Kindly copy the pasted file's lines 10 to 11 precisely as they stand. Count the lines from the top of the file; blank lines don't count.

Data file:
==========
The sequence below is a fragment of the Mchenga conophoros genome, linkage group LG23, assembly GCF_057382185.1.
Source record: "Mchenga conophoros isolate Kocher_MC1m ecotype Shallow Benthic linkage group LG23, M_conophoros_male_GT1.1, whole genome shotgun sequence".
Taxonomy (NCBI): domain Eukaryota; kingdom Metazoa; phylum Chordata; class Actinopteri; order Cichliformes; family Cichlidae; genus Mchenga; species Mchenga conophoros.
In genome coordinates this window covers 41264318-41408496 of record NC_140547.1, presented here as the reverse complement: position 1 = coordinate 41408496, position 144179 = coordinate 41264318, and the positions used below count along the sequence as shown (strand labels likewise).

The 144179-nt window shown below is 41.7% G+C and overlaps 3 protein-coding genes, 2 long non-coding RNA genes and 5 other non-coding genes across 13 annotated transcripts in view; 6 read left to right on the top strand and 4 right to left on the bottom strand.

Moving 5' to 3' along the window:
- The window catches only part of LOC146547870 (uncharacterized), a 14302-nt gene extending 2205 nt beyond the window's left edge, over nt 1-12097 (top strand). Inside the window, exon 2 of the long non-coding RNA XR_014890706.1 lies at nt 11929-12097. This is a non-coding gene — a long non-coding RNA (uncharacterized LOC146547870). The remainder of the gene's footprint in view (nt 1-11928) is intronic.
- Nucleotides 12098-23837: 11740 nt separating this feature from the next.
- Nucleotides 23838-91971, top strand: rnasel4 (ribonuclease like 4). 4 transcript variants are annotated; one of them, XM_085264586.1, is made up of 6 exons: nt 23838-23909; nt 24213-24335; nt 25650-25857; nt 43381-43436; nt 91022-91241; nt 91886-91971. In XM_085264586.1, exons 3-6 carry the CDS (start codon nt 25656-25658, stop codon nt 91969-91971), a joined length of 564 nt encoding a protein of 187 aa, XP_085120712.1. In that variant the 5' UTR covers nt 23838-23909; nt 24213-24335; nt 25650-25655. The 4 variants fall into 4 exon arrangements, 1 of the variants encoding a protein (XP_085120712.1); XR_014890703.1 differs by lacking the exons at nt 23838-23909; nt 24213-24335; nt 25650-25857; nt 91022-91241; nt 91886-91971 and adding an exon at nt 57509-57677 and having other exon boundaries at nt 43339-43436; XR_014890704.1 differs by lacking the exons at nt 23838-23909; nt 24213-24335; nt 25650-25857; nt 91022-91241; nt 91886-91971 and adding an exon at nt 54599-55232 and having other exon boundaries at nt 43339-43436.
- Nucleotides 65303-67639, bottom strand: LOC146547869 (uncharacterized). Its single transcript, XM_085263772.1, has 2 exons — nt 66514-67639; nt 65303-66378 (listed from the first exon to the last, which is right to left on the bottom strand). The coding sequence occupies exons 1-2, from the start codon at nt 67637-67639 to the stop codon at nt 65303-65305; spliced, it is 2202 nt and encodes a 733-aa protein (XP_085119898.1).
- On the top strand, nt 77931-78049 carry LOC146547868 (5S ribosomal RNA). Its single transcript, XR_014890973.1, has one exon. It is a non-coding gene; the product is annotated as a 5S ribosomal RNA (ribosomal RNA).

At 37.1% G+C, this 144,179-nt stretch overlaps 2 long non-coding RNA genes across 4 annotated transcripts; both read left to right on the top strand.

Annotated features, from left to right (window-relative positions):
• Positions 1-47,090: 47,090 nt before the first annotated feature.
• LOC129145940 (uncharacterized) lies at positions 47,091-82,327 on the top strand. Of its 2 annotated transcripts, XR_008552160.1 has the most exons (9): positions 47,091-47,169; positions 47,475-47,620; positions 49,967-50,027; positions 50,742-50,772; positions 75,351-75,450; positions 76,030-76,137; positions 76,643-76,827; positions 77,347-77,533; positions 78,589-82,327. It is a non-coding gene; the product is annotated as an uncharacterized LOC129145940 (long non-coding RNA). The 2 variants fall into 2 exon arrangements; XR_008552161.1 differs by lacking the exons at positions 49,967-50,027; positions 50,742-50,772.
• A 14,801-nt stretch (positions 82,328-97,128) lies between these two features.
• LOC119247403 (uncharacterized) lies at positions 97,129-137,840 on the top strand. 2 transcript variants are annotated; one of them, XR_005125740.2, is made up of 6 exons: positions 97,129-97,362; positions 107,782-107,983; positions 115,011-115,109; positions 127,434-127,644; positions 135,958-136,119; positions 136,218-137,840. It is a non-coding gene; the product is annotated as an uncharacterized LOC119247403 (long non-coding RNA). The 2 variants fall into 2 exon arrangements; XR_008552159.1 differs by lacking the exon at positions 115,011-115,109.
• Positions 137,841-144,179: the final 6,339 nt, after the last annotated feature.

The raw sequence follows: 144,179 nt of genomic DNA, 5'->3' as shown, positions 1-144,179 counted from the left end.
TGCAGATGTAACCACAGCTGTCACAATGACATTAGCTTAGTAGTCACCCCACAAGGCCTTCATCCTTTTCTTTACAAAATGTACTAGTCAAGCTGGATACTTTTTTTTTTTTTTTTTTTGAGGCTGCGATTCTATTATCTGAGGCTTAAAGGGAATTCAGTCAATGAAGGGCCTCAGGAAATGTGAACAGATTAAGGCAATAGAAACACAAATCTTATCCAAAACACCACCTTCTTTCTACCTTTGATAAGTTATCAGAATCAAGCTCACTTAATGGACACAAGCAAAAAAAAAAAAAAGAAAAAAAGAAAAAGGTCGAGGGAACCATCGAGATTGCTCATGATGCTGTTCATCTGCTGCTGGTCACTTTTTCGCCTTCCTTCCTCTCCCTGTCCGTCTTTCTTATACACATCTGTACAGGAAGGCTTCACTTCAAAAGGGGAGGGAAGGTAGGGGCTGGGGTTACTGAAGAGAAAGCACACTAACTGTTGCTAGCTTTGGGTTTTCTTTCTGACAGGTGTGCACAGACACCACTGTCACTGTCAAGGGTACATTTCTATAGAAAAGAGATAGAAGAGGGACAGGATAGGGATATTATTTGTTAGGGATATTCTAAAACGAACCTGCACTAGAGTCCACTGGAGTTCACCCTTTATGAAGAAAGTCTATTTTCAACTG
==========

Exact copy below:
- Nucleotides 65303-67639, bottom strand: LOC146547869 (uncharacterized). Its single transcript, XM_085263772.1, has 2 exons — nt 66514-67639; nt 65303-66378 (listed from the first exon to the last, which is right to left on the bottom strand). The coding sequence occupies exons 1-2, from the start codon at nt 67637-67639 to the stop codon at nt 65303-65305; spliced, it is 2202 nt and encodes a 733-aa protein (XP_085119898.1).
- On the top strand, nt 77931-78049 carry LOC146547868 (5S ribosomal RNA). Its single transcript, XR_014890973.1, has one exon. It is a non-coding gene; the product is annotated as a 5S ribosomal RNA (ribosomal RNA).